Science Says Paying for Services That Save You Time Can Make You Happier

Science Says Paying for Services That Save You Time Can Make You Happier

I'll admit it: If I can pay someone else to do a chore for me that I hate doing myself, I'm willing to cough up the dough.

That's why I have a monthly housekeeping visit worked into my budget, as well as a few Blue Apron deliveries for those weeks where I just can't muster the strength to brave grocery store crowds. (If you've ever hit up Trader Joe's in New York City after work, you know what I mean.)

There are times I feel bad dishing out for these little luxuries, but new research published in the Proceedings of the National Academy of Sciences has assuaged my guilt: Apparently, people who pay for time-saving services are happier than those who don't.

Researchers surveyed working adults in the U.S., Denmark, Canada and the Netherlands on how much money they spent to outsource tasks they disliked doing, then asked them how satisfied they felt with their lives. Slightly more than 28% of respondents spent money on things like house cleaning, grocery deliveries and taking cabs, spending an average of $147.95 per month.

The conclusion? Those who chose to spend money on these services reported higher life satisfaction because they were less stressed about time. The study also found that the more money people made, the more likely they were to feel "time famine" — i.e., feeling like you never have enough time to do all the things you need to.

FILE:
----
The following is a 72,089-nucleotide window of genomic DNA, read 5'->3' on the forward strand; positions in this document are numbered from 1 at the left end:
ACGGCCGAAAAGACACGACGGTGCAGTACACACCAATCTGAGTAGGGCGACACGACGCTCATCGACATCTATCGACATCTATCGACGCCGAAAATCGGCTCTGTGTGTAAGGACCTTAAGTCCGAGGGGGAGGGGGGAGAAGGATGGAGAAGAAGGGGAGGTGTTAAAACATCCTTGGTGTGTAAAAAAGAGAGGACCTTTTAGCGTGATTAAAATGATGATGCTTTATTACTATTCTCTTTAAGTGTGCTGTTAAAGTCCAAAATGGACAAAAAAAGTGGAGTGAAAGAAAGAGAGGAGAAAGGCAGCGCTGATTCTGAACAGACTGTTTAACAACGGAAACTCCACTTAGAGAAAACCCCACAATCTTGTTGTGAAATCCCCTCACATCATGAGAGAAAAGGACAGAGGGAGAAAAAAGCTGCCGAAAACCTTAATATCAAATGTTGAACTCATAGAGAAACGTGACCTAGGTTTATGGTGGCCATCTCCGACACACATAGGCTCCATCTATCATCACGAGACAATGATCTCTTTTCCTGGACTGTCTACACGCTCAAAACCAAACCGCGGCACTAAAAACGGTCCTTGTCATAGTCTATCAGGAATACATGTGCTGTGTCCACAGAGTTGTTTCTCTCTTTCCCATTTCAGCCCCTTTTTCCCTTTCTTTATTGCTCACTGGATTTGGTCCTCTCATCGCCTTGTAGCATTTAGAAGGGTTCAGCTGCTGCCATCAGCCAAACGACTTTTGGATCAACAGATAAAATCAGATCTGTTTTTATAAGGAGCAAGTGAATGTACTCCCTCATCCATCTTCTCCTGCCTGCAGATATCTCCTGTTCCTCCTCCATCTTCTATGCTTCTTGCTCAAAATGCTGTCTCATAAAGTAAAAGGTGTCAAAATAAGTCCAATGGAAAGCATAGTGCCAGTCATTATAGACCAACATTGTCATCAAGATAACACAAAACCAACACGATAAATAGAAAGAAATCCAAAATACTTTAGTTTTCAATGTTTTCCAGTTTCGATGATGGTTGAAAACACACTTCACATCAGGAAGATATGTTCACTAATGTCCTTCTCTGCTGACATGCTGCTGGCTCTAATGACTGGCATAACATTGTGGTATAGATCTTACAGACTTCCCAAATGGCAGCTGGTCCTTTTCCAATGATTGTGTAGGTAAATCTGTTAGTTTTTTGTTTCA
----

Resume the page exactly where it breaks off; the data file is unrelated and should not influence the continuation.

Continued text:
But, before you retool your budget and start outsourcing every part of your life (I mean, who really needs to do their own laundry?), researchers did notice a U-curve that showed life satisfaction dips again when you start reaching the higher end of the spending spectrum. The authors believe this may be because once every part of your life is handled by someone else, you start to feel less in control.

So it sounds like the "everything in moderation" advice applies to your Lyft rides, TaskRabbit requests, and AmazonFresh deliveries, too — especially if you notice that these services are creeping up in your budget. If you're finding it too hard to figure out what is worth paying for and what you should give up, try applying the "cost per happy" method — essentially a quick and easy math equation that'll help you put a dollar value on the amount of happiness a particular purchase brings you.

As for me, I have some wiggle room in my budget, so I may start researching some laundry services in my area that'll help add a few hours back to my week — and ramp up my happiness factor tenfold.

RELATED: I Spend Money to Save Time: 8 People Dish on the Everyday Tasks They Outsource

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